|Cary Clack: Men of God Stand Accused, but So Do Accusers
San Antonio Express-News
September 28, 2010
One night, a few years ago, when a young man walked into a Catholic Church on San Antonio's West Side, it was more akin to Daniel walking into the lions' den than David facing Goliath.
Those Biblical references are used because of what Bishop Eddie Long, superstar pastor of megachurch New Birth Missionary Baptist Church in suburban Atlanta said on Sunday morning. For the first time, Long responded publicly to four lawsuits filed by young men who allege that Long lured them into sexual relationships when they were teens.
Long said he wasn't a perfect man and that he would fight the charges, but, curiously, what he never said was that he was innocent or that the young men are lying. Not once did he take the opportunity to deny the charges. But he did compare himself to David up against Goliath and said that he still had five stones to throw.
Most of Long's congregation are standing by him and doing some denying he himself hasn't done, and that's to be expected. He's their pastor to whom they've entrusted their spiritual needs, and they should demand to see more proof before deciding on his innocence or guilt.
But the same suspension of judgment they want for Long, they should also reserve for the young men before dismissing, outright, the allegations.
The San Antonio man at the beginning of this column, was 33 years old when he sat, in a back pew of the church in 1998, as he was being denounced by angry parishioners. They didn't know it was him they were denouncing. They only knew that a stranger had gone to the press to accuse their priest of sexually assaulting him and others when they were teenage altar boys.
The priest had been relieved of his duties, and on this night Monsignor Lawrence Steubben was in the church fielding angry questions from about 150 people.
The young man sat in a back pew and felt a rage building inside of him as he repeatedly heard himself being called a liar until he couldn't take it any longer. He got up and walked down the center aisle, and as he drew closer to the front of the church, heads turned.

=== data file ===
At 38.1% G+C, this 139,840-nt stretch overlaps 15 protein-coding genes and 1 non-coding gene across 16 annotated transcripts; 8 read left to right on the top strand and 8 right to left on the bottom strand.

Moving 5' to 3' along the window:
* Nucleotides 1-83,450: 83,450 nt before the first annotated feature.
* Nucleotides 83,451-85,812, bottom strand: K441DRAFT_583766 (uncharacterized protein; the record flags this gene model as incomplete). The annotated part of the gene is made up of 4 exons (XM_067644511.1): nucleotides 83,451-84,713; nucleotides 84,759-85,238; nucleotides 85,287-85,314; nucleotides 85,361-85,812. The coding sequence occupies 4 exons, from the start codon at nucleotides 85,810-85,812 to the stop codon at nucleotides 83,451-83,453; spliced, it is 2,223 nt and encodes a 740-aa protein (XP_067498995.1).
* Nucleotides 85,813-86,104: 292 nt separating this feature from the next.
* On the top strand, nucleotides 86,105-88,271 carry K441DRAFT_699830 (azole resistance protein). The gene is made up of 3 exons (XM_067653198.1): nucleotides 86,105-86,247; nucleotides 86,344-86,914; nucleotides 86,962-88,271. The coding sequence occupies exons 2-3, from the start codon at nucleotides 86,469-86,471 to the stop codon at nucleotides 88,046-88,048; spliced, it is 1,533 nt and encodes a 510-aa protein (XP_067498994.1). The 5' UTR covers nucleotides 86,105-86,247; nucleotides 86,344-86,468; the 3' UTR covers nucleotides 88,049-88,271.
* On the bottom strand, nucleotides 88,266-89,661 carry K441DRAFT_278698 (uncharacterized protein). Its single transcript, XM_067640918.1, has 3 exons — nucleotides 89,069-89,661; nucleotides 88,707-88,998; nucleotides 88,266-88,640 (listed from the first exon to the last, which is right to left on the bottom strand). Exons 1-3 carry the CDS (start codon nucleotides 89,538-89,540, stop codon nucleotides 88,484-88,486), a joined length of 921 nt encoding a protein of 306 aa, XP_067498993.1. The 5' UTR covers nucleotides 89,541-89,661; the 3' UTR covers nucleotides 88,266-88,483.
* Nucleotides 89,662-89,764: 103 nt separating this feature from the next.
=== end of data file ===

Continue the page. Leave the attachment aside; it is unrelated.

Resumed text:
He faced the parishioners and told them his story about being abused by their priest in another parish. For more than two decades he didn't talk about the abuse and would push aside the anger when it arose.
But two weeks earlier, while talking to a friend who also said he'd been abused by the priest, they decided to go see Archbishop Patrick Flores.
"We told them our story; they believed us," he said.
(Before the priest met with the archbishop, he fled to Mexico. More allegations against him would be unearthed.)
His voice breaking, the young man was frequently interrupted by angry questions and accusations. In tears, he retreated to the sacristy where he was comforted by Steubben. By then, he'd won over some of the parishioners, some crying themselves.
What he said then about his disbelievers and the allegations against their priest in that San Antonio church can be said about those in the Atlanta-area church and the allegations against their pastor.
"This was a man who took care of them and prayed for them," he said. "And there was no way they could look at him like that."
If Bishop Long has been falsely accused, then he has been grievously and irreparably wronged.
If the young men are telling the truth, then he has grievously and irreparably harmed them.
But someone has thrown a stone and drawn blood.
Cary Clack's column appears on Sundays, Tuesdays and Thursdays. To leave a message, call 210-250-3486 or e-mail email@example.com
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